Feminism | Posted by Dylan M on 01/23/2015
The Feminist Reflections of a Recent College Grad
While I have always felt passionate about advocating for equal rights and opportunities for all people, I didn’t find my feminism until my Junior year of college. After having several personal experiences that made me examine the way I had been treated by others, myself, and society, I found my voice and started to use it productively to try and spark change.
Looking back, though, I wish I could have found my feminism sooner. If I had, I think I could have been more empathetic and compassionate in my approach to a lot of situations I experienced as a freshman in college. I may not be able to change my own past, but I hope that I can shape the experiences of others by sharing my own. Here are a …
Feminism | Posted by Martine K on 01/21/2015
The Case Against ‘Fad’ Feminism
Although feminism was once ignorantly considered a radical subculture full of man-hating, bra-burning lesbians, the movement has now arguably been integrated into mainstream culture. Pop culture icons like Beyoncé, Emma Watson, and Taylor Swift are encouraged and even pressured to identify with the “f-word” and to furthermore serve as feminist role models for young girls everywhere. While it’s encouraging that immensely successful women are publicly identifying as feminist and, by doing so, inspiring their fans to embrace the term as well, it’s important to remember that feminism is so much more than a trend. We must not forget that feminism is a social movement and, as such, requires much more than just a willingness to identify with the label.
Feminism might be about believing that men and women …
Feminism | Posted by Vicki S on 01/19/2015
Lost Women of History: Maria Stewart, the First Black Feminist-Abolitionist in America
“Let our girls possess what amiable qualities of soul they may; let their characters be fair and spotless as innocence itself; let their natural taste and ingenuity be what they may; it is impossible for scarce an individual of them to rise above the condition of servants.” – Maria Stewart, The Limits of True Womanhood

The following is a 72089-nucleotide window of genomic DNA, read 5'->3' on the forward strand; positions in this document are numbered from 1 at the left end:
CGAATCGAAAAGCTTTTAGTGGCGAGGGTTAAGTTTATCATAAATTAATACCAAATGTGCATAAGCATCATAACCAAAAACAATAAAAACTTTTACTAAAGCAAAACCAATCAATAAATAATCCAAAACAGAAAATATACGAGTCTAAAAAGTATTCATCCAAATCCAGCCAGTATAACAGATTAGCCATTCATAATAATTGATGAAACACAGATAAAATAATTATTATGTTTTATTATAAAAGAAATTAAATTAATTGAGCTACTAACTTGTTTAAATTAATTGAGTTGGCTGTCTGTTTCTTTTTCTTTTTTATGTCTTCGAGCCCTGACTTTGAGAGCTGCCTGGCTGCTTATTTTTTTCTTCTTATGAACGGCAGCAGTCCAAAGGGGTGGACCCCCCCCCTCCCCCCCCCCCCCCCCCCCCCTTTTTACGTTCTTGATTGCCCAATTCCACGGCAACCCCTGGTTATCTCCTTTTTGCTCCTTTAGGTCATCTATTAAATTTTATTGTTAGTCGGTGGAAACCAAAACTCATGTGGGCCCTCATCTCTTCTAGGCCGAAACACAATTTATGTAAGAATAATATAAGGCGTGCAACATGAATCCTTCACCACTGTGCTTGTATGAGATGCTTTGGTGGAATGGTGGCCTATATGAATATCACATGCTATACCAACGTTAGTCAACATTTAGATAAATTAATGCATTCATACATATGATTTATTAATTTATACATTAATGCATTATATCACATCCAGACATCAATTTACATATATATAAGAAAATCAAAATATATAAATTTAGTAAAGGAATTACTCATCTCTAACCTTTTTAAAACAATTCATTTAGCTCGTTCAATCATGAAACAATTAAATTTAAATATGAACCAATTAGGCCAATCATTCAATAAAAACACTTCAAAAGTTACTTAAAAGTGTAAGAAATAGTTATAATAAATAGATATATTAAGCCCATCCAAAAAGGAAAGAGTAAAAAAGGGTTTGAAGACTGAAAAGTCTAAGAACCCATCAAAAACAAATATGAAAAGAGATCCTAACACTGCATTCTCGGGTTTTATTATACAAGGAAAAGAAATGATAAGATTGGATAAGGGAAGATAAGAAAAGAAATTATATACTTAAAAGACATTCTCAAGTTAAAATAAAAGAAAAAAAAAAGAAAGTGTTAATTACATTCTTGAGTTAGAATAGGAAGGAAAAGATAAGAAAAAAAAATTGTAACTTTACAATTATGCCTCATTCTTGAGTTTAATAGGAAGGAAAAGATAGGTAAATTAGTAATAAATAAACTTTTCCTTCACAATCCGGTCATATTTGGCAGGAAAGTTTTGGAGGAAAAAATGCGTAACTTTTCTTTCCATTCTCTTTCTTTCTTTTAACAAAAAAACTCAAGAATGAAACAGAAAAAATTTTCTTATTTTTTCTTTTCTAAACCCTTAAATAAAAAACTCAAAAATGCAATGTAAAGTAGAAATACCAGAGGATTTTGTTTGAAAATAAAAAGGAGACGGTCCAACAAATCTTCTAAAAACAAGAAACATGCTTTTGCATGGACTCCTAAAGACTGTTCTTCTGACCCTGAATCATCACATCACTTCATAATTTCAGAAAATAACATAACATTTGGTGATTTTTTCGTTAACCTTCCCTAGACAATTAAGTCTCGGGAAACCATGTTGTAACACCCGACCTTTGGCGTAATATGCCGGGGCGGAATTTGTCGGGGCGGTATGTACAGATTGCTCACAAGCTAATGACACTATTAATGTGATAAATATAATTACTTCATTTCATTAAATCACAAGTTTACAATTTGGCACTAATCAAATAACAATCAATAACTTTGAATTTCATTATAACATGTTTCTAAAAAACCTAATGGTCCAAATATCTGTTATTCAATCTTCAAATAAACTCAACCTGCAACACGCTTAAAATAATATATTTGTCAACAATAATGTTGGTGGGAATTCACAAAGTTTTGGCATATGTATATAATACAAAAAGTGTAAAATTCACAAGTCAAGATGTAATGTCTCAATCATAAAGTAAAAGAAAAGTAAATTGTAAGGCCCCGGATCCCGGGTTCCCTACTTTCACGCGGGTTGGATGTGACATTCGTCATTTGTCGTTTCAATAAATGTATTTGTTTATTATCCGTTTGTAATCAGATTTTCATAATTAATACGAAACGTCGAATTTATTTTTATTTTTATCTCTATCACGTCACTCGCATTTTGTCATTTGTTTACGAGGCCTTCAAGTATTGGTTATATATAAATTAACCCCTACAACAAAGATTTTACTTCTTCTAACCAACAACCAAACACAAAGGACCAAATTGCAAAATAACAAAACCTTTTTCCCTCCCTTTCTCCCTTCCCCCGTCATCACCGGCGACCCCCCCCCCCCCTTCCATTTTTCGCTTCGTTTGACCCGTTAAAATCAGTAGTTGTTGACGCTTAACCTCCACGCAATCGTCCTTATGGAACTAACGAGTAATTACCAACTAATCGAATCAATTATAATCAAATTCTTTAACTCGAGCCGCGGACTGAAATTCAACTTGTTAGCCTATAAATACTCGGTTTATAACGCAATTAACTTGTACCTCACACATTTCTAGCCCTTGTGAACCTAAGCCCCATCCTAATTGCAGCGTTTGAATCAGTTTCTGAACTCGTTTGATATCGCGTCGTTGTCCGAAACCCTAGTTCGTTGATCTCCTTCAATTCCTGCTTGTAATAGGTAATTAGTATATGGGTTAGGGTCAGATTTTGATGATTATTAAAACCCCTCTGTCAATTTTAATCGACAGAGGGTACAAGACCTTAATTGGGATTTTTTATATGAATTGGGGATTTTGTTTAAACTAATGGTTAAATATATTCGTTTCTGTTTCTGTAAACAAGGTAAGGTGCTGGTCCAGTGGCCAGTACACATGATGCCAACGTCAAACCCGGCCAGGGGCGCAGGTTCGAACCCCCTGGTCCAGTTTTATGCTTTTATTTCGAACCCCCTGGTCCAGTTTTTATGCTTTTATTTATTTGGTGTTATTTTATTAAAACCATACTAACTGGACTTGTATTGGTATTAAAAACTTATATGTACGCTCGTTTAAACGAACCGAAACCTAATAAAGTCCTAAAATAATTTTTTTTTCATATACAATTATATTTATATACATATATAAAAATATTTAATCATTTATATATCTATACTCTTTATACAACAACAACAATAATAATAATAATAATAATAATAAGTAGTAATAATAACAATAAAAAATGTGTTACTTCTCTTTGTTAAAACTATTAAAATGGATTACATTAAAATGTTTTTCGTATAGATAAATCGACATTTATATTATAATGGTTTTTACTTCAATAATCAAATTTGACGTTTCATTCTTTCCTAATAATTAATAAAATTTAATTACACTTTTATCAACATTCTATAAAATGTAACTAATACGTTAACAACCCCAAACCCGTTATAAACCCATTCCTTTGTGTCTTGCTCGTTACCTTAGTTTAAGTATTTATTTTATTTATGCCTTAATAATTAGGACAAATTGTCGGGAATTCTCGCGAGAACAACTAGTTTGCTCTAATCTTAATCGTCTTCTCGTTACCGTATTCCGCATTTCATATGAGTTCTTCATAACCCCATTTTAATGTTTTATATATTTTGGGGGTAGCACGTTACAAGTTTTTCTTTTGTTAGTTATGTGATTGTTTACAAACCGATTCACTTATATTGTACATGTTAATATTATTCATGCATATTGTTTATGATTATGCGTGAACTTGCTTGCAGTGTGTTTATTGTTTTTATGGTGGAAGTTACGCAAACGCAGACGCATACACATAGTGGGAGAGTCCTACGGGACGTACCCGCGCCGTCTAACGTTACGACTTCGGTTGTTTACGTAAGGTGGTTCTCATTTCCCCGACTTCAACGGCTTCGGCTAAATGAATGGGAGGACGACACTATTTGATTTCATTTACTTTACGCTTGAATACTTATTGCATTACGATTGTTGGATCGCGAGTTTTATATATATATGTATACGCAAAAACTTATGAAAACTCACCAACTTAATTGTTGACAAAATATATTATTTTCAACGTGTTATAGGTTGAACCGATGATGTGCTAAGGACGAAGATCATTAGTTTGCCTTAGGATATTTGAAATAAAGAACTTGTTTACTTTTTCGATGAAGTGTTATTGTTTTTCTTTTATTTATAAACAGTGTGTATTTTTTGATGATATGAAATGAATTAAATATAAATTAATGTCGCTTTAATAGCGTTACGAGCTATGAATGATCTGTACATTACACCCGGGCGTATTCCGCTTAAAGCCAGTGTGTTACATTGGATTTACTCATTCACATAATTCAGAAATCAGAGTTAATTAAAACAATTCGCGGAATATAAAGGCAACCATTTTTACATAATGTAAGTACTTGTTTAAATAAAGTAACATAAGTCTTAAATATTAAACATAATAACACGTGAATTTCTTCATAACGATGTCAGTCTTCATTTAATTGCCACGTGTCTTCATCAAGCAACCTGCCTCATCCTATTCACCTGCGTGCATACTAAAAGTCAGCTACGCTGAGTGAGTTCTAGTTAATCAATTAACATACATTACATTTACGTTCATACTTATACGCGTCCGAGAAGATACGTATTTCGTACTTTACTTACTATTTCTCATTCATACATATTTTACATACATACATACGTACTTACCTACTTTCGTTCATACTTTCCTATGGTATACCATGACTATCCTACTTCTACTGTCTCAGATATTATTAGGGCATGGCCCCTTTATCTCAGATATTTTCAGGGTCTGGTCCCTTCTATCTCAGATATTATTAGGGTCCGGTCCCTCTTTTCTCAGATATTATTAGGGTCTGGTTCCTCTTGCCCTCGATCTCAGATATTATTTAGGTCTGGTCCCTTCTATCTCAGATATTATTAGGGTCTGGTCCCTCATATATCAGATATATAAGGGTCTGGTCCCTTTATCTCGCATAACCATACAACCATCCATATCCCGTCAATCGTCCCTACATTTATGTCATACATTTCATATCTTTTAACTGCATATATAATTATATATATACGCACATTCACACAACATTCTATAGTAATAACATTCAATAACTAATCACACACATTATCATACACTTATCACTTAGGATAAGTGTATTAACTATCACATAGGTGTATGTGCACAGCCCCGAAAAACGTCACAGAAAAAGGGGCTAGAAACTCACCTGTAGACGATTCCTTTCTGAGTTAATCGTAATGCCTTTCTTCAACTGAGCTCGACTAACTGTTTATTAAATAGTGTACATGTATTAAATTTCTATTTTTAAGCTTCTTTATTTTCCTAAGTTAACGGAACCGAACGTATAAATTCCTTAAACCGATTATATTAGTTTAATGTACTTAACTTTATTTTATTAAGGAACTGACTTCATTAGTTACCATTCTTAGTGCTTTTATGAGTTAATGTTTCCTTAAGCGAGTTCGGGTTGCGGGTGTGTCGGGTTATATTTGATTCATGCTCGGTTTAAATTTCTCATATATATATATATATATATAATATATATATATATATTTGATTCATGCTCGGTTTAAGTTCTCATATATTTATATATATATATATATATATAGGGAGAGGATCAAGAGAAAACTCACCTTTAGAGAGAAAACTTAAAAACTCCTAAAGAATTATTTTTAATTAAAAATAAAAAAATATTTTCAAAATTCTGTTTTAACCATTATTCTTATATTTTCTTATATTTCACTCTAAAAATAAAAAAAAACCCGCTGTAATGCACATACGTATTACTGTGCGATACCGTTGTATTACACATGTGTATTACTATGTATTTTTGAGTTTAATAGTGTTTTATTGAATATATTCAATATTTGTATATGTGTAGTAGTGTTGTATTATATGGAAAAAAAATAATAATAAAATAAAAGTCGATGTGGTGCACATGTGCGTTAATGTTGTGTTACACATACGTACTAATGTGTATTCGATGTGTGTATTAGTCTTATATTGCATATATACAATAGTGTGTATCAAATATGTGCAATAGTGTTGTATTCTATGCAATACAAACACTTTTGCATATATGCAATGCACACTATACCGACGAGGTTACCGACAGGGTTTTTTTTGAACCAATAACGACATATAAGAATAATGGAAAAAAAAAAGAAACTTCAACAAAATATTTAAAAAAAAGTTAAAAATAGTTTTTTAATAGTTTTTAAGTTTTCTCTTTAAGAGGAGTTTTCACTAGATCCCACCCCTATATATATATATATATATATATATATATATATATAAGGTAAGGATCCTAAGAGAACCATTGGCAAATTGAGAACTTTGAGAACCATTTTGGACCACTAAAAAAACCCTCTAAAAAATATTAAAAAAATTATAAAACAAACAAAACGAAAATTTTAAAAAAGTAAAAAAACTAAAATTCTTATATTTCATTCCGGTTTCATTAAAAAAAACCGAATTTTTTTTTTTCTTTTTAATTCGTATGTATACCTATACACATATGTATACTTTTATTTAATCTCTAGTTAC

Best remembered as the first recorded American-born woman to give a public speech in the United States in 1832, Maria Stewart should also be remembered as an incredible role model for her lifelong work as a black, female feminist-abolitionist at a time and in a society largely resistant to all of these ideas and identities.
Though she was born to free African-American parents in Hartford Connecticut in 1803, Maria Miller was orphaned by the age …
Feminism | Posted by Chloe H on 01/16/2015
Nicki Minaj’s Abortion Story: Why We Still Need Feminism
Nicki Minaj has always taken pride in and ownership of her sexuality in her work. While some deem these choices to be controversial, it seems that she’s trying to demonstrate that women’s sexuality and sexual choices shouldn’t be shameful or impact a woman’s overall worth in any way. Minaj illustrated this belief in a recent Rolling Stone interview, stating, “I stand for girls wanting to be sexy and dance, but also having a strong sense of themselves. If you got a big ol’ butt? Shake it! Who cares? That doesn’t mean you shouldn’t be graduating from college.”
Female sexuality isn’t the only stigmatized aspect of women’s lives about which Minaj hopes to raise awareness, though. In the same interview, Minaj opened up for the first time …